How to change your IP address (6 ways, 5 are free)
Want to change your IP address? Whether you’re conscious about online security or trying to access blocked content from abroad, a new IP address is very useful. We explain, step-by-step 6 ways you can change your IP address online, 5 of which are free!
@pabischoff UPDATED: March 30, 2021
Most devices on the internet use IPv4 addresses to communicate, and the world is slowly adopting IPv4’s replacement, IPv6. Every device connected to the internet needs a unique IP address in order to connect and communicate with other devices online.
An IPv4 address looks like this:
123. 45. 67. 89
And an IPv6 address looks like this:
If you’re connected to wifi right now, you probably share a public IP address with everyone else connected to the same wifi network, but each device has its own local IP address. However, if you’re on a smartphone and using a mobile data connection, you might well have your very own public IP address.
When most people talk about changing their IP address, they’re referring to their public IPv4 address. This is the address seen and used by most websites, servers, online games, and other devices on the internet.
This article, however, will cover changing your IP address whether it be IPv4 or IPv6, public or private.
How to change your public IP address
Here are a few ways to change your public IP address(es):
1. Connect to a VPN to change your IP address
Short for Virtual Private Network, a VPN encrypts your internet connection and routes it through a server in a location of your choosing. Websites, online services, and other devices on the web will only see the VPN server’s IP address and not your real IP address.
VPNs are useful for torrenting, unblocking region-locked content like that from Netflix and BBC iPlayer, and bypassing censorship at schools, in offices, and in countries like China.
Most VPNs can easily hide your IPv4 address, but many VPNs can leak your IP address through various security vulnerabilities. Furthermore, not all VPNs hide your IPv6 address. Choose a VPN that either disables IPv6 or can prevent IPv6 leaks by default.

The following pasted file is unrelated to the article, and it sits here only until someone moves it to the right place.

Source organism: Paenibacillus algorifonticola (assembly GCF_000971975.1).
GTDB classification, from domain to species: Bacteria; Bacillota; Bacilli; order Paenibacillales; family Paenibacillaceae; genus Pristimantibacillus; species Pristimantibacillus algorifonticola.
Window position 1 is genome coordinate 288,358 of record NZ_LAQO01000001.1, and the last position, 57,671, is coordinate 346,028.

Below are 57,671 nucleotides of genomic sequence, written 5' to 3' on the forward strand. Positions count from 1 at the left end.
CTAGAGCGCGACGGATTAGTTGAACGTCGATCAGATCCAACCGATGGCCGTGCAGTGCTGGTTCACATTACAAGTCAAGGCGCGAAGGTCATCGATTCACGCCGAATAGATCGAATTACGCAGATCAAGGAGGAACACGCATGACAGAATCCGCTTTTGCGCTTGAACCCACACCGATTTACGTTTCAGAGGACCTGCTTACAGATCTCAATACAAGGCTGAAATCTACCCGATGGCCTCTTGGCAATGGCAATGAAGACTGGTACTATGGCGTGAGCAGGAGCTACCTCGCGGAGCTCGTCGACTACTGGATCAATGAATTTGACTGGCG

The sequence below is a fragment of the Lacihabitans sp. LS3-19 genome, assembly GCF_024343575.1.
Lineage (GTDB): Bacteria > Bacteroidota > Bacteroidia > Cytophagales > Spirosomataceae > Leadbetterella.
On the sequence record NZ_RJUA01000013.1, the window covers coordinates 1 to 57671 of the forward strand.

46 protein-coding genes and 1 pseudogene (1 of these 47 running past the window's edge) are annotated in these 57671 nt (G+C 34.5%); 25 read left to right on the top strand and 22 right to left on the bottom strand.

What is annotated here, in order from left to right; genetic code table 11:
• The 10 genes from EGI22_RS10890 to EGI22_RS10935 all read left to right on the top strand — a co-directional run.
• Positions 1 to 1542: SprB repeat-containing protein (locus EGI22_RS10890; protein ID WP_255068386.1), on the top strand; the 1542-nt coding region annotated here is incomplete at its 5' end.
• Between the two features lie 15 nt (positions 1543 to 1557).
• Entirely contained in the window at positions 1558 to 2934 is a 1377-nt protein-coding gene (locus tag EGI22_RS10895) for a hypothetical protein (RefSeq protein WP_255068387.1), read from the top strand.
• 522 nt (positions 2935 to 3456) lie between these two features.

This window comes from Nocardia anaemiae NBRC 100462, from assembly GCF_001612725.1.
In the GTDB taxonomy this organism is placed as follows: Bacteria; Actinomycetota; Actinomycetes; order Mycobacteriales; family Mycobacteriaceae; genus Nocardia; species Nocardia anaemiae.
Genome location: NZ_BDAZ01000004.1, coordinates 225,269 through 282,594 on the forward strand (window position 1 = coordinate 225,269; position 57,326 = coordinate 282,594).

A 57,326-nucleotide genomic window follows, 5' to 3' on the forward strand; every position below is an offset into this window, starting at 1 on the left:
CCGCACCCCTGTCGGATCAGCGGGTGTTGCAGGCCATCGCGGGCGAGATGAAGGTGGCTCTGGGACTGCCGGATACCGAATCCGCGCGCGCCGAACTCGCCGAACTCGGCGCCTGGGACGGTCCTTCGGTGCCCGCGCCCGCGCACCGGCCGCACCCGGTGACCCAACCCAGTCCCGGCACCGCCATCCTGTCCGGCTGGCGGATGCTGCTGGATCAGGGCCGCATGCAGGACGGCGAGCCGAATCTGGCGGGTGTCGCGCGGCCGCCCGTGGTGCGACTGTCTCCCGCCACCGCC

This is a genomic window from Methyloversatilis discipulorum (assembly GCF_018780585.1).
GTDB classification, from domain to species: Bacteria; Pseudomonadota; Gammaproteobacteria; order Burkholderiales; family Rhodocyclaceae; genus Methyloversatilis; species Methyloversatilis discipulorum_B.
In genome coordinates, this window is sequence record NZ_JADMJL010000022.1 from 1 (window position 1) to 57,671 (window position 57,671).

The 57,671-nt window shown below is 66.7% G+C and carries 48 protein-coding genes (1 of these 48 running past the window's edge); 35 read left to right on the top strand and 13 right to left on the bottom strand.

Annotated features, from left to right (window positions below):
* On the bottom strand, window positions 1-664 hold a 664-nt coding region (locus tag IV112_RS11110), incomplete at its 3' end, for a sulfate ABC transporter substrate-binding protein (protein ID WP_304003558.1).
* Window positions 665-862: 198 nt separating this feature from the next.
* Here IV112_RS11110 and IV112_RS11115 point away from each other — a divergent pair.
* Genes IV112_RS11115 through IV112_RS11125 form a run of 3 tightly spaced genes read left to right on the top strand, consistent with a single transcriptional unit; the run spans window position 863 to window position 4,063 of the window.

If you’re not sure how to set up a VPN just follow the simple steps below.
Here’s how to change your IP address with a VPN:
Sign up for a suitable VPN provider (we recommend NordVPN).
Download the appropriate VPN app for your device.
Open the VPN app and select a server, within your own country is fine although if you want to access a specific service make sure to choose a server in a country where it’s unblocked.
That’s it! You should now have a different IP address.
GET A 30 DAY FREE TRIAL OF NORDVPNNordVPN is offering a fully-featured risk-free 30-day trial if you sign up at this page. You can use the VPN rated #1 for privacy without any restrictions for a month. That’s more than enough time to try out its security features and see if it’s a good fit.
There are no hidden terms—just contact support within 30 days if you decide NordVPN isn’t right for you and you’ll get a full refund. Start your NordVPN trial here.
2. Use a proxy to change your IP address
Proxies work similarly to VPNs but with far less versatility and security. Your internet connection goes through a middleman server so that websites and other online resources see the proxy server’s IP address and not your own. Unlike VPNs, proxies often lack encryption, only affect certain apps, and can leak your IP address through other means.
A few different types of proxies can be used to change your IP address:
HTTP/S proxies – Usually either browser extensions or special websites that work like a browser within your browser. They only change the IP address on data sent to and from your browser, but do not affect other apps or even DNS traffic. If encryption is included, these are sometimes called SSL proxies.